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Inspection report

Date of Inspection: 10 October 2012
Date of Publication: 24 October 2012
Inspection Report published 24 October 2012 PDF | 80.09 KB

Before people are given any examination, care, treatment or support, they should be asked if they agree to it (outcome 2)

Meeting this standard

We checked that people who use this service

  • Where they are able, give valid consent to the examination, care, treatment and support they receive.
  • Understand and know how to change any decisions about examination, care, treatment and support that has been previously agreed.
  • Can be confident that their human rights are respected and taken into account.

How this check was done

We looked at the personal care or treatment records of people who use the service, carried out a visit on 10 October 2012, observed how people were being cared for and checked how people were cared for at each stage of their treatment and care. We talked with people who use the service, talked with carers and / or family members, talked with staff and talked with stakeholders.

Our judgement

Before people received any care or treatment they were asked for their consent and the provider acted in accordance with their wishes. Where people did not have the capacity to consent, the provider acted in accordance with legal requirements.

Reasons for our judgement

Relatives told us that consent was gained before care and treatment was carried out. One relative said, “X had to go for a dental procedure and I got a written form to sign.” Relatives also said that staff respected people’s choices. One relative said, “There’s a lot of thought goes into the care. There’s lots of very different people live there and they always respect people’s different views and choices.”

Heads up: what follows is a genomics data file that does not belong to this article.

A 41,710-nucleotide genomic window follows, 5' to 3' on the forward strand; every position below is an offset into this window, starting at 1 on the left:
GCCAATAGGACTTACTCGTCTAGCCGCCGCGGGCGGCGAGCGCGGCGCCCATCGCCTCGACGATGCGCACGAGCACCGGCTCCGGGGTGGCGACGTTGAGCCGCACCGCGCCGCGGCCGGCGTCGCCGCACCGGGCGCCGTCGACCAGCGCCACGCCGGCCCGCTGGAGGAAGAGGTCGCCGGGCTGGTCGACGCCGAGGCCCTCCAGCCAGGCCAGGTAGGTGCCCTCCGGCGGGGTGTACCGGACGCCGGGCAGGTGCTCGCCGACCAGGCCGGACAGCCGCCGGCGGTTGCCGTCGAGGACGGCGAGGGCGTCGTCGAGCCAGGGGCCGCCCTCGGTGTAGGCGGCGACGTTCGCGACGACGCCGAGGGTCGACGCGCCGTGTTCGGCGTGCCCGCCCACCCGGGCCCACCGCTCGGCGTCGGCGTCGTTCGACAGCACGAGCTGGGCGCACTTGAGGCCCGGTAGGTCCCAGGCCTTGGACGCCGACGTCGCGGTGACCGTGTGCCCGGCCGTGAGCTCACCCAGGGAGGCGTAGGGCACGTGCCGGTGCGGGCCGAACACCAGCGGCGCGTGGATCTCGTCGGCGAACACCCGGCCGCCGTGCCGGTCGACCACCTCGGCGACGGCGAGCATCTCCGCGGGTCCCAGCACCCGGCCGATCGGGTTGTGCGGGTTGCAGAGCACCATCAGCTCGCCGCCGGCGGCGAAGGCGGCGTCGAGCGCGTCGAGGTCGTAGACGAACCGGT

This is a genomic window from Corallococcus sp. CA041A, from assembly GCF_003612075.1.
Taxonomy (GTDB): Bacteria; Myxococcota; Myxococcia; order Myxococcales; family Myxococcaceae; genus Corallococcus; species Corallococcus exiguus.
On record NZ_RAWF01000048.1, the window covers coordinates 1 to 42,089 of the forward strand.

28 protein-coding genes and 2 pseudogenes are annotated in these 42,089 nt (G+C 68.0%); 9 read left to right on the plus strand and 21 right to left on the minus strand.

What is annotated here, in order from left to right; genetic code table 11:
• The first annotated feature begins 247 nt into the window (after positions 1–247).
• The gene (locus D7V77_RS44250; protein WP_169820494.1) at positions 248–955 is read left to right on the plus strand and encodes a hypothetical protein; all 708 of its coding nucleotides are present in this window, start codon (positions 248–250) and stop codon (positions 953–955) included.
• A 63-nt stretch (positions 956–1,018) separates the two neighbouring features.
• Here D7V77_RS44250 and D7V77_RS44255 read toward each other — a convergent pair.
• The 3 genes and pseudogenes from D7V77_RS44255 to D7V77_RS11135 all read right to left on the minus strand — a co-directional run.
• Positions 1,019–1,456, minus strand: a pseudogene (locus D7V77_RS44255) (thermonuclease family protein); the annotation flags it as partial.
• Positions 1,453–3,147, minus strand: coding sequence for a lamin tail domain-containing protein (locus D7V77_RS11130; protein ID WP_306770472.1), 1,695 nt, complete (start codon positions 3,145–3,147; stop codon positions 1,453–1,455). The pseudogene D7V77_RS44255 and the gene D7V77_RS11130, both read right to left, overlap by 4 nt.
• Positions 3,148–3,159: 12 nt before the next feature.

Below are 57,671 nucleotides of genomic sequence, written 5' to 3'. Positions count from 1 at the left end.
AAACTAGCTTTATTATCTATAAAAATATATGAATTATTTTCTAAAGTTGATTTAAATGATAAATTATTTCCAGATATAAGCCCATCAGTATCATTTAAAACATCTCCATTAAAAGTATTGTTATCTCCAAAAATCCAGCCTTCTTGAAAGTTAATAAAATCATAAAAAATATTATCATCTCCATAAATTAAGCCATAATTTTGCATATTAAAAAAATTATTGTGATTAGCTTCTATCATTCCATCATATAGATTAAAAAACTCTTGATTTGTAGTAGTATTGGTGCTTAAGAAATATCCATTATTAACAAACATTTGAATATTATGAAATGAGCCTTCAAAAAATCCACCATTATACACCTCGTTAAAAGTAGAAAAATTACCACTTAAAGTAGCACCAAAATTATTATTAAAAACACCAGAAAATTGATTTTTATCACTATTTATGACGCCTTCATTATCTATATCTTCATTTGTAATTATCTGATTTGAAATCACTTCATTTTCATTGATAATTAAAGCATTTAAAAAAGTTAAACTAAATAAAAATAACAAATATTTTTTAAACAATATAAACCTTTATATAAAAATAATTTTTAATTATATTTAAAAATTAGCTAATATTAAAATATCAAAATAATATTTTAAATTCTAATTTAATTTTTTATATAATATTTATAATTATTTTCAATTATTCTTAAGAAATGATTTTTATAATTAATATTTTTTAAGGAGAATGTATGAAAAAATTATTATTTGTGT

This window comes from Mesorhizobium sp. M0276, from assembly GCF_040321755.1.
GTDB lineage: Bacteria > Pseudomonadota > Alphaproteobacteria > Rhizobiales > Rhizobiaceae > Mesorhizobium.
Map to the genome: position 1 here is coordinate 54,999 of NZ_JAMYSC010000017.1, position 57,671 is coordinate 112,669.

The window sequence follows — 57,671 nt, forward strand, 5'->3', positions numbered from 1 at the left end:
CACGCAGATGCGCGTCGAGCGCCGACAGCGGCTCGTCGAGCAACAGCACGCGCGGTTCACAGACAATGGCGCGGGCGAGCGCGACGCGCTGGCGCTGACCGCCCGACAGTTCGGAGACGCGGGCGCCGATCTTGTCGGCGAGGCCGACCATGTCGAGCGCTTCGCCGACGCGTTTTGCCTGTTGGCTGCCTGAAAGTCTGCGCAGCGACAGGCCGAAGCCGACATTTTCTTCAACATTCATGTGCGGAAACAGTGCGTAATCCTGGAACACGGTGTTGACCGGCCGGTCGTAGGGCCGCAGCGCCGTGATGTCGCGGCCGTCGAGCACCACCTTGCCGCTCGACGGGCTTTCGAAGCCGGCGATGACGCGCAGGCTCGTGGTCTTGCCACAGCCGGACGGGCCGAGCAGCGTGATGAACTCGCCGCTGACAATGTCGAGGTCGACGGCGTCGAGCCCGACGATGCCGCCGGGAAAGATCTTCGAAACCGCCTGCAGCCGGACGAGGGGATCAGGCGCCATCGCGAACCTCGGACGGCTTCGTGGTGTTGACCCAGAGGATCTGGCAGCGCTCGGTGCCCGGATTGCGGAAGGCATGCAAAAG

During our visit, we saw examples of staff offering choices to people such as which drinks they preferred at mealtimes and what they would like to do during the day. In response to this last question, some people told staff they would like to go horse riding. Others wanted to stay in the home. Both needs were provided for. Staff told us that communication between themselves and people was important to them. If the wishes could not be expressed verbally, staff looked for non verbal signs of agreement. We saw evidence of this in practice and concluded that people were indeed asked for their consent and staff acted in accordance with their wishes.

We looked at three people’s care plans. We noted that these contained information which related to people’s ability to make their own decisions. We saw that assessments of their ability to make specific decisions had been carried out. These are known as mental capacity assessments. Where the assessment had determined that the person lacked capacity, records evidenced appropriate procedures had been followed to ensure they were protected. We concluded that if people did not have the capacity to consent, the provider acted in accordance with legal requirements.